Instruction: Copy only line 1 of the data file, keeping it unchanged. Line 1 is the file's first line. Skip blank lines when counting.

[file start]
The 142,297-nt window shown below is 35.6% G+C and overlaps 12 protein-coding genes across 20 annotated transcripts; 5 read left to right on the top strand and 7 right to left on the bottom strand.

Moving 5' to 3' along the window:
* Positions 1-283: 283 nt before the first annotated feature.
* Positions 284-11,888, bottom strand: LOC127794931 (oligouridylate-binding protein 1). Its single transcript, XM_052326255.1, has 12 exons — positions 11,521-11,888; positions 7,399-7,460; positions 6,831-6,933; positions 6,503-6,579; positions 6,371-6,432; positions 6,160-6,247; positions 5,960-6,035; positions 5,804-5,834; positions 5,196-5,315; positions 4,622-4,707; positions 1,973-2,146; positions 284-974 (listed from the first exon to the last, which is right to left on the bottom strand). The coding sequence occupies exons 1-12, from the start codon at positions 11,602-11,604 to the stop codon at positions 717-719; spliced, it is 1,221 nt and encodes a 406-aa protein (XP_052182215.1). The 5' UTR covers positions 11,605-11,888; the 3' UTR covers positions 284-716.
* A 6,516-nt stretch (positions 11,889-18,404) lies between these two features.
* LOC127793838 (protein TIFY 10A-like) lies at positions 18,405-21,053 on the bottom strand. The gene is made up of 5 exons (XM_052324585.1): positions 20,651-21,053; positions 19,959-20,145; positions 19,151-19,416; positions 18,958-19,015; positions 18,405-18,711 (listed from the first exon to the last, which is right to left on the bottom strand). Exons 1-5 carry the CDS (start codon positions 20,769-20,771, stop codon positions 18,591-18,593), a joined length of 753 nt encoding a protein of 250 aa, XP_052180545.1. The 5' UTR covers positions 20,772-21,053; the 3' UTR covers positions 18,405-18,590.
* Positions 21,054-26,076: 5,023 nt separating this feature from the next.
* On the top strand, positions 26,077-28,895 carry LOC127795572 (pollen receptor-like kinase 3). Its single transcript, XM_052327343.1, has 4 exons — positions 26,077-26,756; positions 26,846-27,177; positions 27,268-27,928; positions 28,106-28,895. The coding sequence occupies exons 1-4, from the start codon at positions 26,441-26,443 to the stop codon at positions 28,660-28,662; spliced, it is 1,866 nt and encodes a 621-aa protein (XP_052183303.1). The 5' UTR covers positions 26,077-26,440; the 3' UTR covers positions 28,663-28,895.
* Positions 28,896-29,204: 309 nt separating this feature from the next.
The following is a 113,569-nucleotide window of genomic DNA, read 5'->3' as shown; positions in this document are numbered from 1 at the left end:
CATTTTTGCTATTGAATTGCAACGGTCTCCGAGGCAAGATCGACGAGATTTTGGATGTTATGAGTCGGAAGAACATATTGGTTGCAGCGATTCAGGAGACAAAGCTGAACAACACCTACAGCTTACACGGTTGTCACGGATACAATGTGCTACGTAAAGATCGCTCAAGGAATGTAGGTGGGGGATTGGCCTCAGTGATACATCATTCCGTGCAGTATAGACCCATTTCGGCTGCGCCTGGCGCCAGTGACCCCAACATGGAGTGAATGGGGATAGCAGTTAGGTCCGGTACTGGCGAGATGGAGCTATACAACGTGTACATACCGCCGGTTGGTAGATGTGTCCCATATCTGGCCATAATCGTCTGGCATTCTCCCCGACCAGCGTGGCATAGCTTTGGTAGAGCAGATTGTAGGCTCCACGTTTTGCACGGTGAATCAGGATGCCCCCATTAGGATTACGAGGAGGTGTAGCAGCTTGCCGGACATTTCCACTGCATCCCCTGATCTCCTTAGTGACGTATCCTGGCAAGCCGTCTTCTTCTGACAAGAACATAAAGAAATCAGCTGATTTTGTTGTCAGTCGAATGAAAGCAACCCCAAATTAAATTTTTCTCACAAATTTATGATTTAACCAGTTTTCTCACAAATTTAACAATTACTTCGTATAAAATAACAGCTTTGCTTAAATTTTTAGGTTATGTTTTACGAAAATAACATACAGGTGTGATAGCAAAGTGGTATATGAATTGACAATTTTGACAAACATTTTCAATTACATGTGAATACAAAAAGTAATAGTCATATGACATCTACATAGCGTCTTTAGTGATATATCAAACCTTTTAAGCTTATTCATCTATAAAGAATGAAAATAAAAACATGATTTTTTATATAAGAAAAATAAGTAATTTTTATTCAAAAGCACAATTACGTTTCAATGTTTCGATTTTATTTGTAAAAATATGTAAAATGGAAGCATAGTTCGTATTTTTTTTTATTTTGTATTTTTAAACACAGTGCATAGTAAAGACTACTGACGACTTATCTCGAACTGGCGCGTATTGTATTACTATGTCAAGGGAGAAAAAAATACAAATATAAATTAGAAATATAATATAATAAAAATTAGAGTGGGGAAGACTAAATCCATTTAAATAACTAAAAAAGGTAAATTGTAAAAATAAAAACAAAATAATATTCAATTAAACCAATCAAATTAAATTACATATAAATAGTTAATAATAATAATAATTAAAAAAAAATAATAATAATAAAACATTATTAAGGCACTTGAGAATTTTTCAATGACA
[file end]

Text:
The 142,297-nt window shown below is 35.6% G+C and overlaps 12 protein-coding genes across 20 annotated transcripts; 5 read left to right on the top strand and 7 right to left on the bottom strand.